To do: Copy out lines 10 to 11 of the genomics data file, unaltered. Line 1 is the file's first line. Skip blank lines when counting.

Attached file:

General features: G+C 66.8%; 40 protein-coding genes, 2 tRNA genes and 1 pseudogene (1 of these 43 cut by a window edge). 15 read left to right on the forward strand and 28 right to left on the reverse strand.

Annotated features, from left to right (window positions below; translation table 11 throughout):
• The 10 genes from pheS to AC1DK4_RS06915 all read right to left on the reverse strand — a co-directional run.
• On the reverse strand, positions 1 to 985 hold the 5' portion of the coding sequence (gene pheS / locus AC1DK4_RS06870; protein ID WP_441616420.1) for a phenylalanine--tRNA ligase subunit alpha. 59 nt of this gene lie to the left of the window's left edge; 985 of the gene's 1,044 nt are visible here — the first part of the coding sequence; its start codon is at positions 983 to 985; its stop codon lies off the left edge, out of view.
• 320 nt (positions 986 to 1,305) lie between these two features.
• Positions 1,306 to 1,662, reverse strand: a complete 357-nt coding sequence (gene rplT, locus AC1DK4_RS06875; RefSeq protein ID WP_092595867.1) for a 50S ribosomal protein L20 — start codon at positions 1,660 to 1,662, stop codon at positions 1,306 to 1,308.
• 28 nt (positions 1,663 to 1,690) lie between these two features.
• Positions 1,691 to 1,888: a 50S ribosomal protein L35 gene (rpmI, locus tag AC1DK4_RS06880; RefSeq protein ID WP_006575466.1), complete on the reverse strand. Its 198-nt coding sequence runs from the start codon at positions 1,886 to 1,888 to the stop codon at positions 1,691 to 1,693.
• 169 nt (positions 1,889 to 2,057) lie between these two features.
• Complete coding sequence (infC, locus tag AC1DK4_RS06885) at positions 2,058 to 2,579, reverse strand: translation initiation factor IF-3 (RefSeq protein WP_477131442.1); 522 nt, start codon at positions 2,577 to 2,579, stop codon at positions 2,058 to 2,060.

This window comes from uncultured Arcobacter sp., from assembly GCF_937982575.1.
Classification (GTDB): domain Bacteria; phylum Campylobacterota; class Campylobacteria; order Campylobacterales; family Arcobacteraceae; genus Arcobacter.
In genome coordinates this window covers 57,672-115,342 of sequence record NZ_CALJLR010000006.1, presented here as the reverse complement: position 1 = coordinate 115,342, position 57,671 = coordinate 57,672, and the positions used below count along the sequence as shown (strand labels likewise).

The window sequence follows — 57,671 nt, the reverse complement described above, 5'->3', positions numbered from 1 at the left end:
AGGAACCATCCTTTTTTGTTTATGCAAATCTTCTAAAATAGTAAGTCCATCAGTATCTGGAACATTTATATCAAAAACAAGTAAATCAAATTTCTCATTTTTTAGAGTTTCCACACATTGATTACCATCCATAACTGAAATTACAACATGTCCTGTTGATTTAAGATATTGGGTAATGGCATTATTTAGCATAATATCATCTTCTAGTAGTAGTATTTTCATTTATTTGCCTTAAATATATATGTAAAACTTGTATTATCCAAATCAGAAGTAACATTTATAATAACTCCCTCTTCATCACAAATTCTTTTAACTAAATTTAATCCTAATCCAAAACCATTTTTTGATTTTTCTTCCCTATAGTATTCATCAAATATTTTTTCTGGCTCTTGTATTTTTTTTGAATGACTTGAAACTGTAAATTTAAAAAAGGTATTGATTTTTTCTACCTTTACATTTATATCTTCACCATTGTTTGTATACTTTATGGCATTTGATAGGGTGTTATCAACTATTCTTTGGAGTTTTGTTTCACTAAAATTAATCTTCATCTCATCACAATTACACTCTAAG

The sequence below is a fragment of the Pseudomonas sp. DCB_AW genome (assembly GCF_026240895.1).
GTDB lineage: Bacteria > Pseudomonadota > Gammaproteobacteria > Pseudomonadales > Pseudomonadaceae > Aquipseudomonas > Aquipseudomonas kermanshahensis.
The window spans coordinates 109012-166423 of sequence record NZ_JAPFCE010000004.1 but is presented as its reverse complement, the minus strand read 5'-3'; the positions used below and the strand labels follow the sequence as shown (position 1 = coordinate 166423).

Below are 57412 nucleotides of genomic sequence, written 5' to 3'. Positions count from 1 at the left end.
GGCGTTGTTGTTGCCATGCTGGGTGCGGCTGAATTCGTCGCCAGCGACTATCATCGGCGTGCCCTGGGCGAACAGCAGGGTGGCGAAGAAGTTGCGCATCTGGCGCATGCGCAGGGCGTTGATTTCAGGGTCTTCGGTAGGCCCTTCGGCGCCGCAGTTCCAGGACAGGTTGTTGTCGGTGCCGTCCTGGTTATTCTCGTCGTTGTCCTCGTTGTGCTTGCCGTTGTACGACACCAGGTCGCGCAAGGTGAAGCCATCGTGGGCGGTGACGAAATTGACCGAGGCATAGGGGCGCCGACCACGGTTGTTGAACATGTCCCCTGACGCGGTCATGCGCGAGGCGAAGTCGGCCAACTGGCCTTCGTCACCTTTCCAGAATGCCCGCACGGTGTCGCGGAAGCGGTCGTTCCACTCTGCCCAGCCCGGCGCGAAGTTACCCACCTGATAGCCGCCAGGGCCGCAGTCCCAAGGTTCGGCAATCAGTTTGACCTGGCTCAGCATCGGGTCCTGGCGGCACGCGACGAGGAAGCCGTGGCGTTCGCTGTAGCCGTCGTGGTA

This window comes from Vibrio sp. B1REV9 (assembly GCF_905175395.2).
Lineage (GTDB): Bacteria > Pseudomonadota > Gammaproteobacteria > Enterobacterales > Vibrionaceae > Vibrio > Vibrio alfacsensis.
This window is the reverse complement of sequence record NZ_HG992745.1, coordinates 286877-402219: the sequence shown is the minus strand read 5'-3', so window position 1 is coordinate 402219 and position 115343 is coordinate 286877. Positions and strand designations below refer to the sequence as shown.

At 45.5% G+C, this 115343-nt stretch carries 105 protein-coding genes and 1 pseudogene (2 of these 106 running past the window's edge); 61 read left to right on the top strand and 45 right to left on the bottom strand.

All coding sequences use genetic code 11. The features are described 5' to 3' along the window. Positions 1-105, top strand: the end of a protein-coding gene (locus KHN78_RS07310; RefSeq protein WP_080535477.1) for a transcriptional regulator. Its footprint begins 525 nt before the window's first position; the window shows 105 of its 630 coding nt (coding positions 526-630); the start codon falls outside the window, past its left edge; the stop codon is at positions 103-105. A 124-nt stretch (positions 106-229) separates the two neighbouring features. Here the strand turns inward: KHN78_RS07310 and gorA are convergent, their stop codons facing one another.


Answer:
• Complete coding sequence (infC, locus tag AC1DK4_RS06885) at positions 2,058 to 2,579, reverse strand: translation initiation factor IF-3 (RefSeq protein WP_477131442.1); 522 nt, start codon at positions 2,577 to 2,579, stop codon at positions 2,058 to 2,060.

This window comes from uncultured Arcobacter sp., from assembly GCF_937982575.1.